Meditations: Sunday of the Twenty-Fourth Week of Ordinary Time

Some reflections that can assist our prayer during the twenty-fourth week of Ordinary Time.

JESUS TOLD the story of a king who wanted to settle accounts with his servants (cf. Mt 18:21-35). They brought before him a man who owed him ten thousand talents. This was an exorbitant amount; in today's terms, we would see it as a debt more suitable for a large corporation than an individual. As he couldn't repay it, the king did what was customary in such cases: He ordered him to be sold, with his wife and children and all that he had, and payment to be made. So the servant fell on his knees, imploring him, 'Lord, have patience with me, and I will pay you everything.' And out of pity for him the lord of that servant released him and forgave him the debt (Mt 18:25-27).

The servant had only asked for more time to repay the borrowed sum, but his attitude touched the king's heart. He did not merely give the servant an extension; he completely forgave the debt. We can imagine the amazement of the people listening to the parable for the first time. Something just as great happens every time we approach the sacrament of Reconciliation, even if our debts are significant. When we confess our sins, "God forgives us, He forgets all the evil we’ve done. Someone has said 'it's God’s sickness.' He doesn't have a memory. He can lose his memory in these cases. God loses his memory regarding the ugly story of so many sinners, of our sins. He forgives us and goes on."[1]

It was practically impossible for that servant to repay the borrowed amount. Only an act of mercy like the king's could set him free. Likewise,we could never settle the debt we owe the Lord for our sins through our own efforts, both because of the gravity of our actions and because of who God is.Nevertheless, He grants us his forgiveness freely through Confession and frees us from everything that might keep us away from Him. This is the divine measure of God's love. That's why the Church recommends approaching this sacrament regularly because it "helps us form our conscience, fight against evil tendencies, let ourselves be healed by Christ and progress in the life of the Spirit. By receiving more frequently through this sacrament the gift of the Father's mercy, we are spurred to be merciful as he is merciful."[2]

WHEN THE servant left the king's presence, he met a companion who owed him a hundred denarii. It was not a small amount (equivalent to three months' wages) but insignificant compared to what his master had just forgiven him. When the other man fell at his feet and asked for a little more time to pay, the servant refused to grant an extension; instead, he had him thrown into prison until he could repay the debt. His fellow servants, witnessing all of this, were outraged and reported what had happened to the king. Upon seeing his subject's lack of compassion, the king delivered him to the jailers, till he should pay all his debt (Mt 18:34).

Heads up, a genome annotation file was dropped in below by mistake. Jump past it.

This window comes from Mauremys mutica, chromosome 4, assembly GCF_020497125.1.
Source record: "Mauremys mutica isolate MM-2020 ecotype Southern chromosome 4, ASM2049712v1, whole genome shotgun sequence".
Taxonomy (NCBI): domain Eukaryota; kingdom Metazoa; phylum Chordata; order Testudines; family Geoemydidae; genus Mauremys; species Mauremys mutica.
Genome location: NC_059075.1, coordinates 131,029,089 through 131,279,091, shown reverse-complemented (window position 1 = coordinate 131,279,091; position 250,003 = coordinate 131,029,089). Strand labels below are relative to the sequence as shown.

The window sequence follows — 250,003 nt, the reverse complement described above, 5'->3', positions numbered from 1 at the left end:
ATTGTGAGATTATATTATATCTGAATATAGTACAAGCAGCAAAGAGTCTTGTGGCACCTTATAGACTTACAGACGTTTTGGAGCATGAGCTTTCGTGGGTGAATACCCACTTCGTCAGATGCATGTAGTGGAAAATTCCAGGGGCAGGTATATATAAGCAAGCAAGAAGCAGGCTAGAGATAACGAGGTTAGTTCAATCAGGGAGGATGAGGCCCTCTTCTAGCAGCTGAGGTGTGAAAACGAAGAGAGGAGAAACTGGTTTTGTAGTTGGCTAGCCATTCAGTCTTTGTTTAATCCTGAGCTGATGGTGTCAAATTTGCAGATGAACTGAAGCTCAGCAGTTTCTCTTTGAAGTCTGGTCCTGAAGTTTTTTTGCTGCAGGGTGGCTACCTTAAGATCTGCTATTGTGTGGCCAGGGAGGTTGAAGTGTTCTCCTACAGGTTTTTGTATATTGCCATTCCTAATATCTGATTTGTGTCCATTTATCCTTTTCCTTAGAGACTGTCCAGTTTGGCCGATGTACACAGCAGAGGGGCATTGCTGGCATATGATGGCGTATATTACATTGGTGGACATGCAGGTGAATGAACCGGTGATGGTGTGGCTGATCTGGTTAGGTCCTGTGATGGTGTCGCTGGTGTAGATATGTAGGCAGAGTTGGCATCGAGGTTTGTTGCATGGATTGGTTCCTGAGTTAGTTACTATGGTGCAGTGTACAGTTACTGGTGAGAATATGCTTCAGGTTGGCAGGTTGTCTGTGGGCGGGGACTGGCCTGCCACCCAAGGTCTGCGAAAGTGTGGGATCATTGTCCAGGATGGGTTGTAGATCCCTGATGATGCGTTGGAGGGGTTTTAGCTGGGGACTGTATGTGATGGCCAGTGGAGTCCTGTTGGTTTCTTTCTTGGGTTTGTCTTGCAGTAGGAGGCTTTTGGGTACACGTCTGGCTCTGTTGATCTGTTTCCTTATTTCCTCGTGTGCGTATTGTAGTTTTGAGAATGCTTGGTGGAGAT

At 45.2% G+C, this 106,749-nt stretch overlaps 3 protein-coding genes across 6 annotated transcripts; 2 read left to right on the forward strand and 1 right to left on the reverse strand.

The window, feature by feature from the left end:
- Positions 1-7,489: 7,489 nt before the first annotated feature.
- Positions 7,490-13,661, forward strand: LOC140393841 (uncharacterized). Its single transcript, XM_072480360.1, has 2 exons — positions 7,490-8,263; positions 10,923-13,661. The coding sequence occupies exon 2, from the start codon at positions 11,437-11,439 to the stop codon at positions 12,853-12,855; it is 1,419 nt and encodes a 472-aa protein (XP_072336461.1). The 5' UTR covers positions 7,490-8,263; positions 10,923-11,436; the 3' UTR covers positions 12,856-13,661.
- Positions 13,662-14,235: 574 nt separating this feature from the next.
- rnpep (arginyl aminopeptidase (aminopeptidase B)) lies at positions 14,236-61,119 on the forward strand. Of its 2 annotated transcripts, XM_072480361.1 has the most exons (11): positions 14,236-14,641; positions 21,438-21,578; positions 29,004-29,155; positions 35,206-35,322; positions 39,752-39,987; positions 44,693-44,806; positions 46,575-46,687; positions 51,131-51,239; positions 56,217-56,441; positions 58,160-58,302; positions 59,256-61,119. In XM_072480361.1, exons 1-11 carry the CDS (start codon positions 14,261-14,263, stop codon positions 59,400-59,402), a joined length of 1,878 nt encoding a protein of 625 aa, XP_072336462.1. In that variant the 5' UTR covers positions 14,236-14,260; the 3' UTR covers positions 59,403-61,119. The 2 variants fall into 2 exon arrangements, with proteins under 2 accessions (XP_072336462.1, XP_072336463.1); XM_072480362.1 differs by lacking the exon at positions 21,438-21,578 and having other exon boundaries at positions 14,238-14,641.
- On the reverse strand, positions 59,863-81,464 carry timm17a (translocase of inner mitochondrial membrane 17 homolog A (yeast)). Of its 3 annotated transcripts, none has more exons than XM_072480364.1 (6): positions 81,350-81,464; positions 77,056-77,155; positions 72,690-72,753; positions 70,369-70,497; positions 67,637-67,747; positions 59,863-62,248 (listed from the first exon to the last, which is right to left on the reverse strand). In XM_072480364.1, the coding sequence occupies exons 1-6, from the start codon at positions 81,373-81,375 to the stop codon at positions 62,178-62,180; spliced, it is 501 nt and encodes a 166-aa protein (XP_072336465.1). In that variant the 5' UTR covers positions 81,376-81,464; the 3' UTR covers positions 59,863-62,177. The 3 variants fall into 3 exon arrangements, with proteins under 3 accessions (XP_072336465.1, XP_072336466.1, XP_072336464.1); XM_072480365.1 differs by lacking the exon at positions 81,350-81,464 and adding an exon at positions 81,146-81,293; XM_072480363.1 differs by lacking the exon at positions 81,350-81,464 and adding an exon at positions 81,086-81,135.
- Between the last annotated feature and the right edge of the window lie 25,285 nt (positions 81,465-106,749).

Forgiving others is a liberating act in which the first beneficiary is oneself. If that servant had forgiven the other's debt, his joy would have been doubled: he could rejoice for his companion, who would no longer have to repay anything, and for himself, because he could continue to enjoy his freedom. Instead, he found himself imprisoned and burdened with a suffocating debt. Similarly, when we forgive someone, we free ourselves from potential resentments and hatred that can fester in our hearts, embracing the peace and joy that God offers us. St. Paul describes how Christians ought to behave: forbearing one another and, if one has a complaint against another, forgiving each other. And let the peace of Christ reign in your hearts (Col 3:13, 15).

We can forgive others because God forgave us first, and God forgives us because He sees that we are merciful toward others. Now, in our prayer, we can ask Him for the grace to forgive "from the very first moment," knowing that "the greatest injury or offence that you can suffer from them is as nothing compared with what God has pardoned you."[3]

SAINT JOSEMARIA once said that the most divine aspect of Christian life is forgiveness. God became man to forgive our sins. That is why the saints teach that "nothing makes us so like God as being ready to forgive."[4]

Most of the time, this forgiveness has to do with minor conflicts arising in everyday life: harsh reactions, ill-timed jokes, misunderstandings, forgetfulness, etc. Sometimes, it may not be clear who should forgive and who should seek forgiveness, while at other times there is little doubt. In either case, it is helpful to consider, as the Prelate of Opus Dei recommends, that "a sincere gesture of asking for forgiveness is often the only way to re-establish harmony in our relationships, even if we think – with more or less reason – that we are the offended party."[5]

Some of the Lord's last words before his death were of forgiveness for those who had crucified Him. We can imagine that the Virgin Mary, hearing her Son's words, also forgave those people. "Her most sweet Heart must have suffered immensely on seeing the collective cruelty and the ferocity of the executioners that led to the Passion and Death of Jesus. Mary, however, does not speak. Like her Son, she loves, keeps silent and forgives. Here we see the strength of love!"[6]

[1] Pope Francis, Homily, 17-III-2020.
[2] Catechism of the Catholic Church, no. 1458.
[3] St. Josemaría, The Way, no. 452.
[4] St. John Chrysostom, Comment. in Matthaeum, Homilía XIX, n. 7.
[5] Msgr. Fernando Ocáriz, Pastoral letter, 16-II-2023, no. 8.
[6] St. Josemaría, Friends of God, no. 237.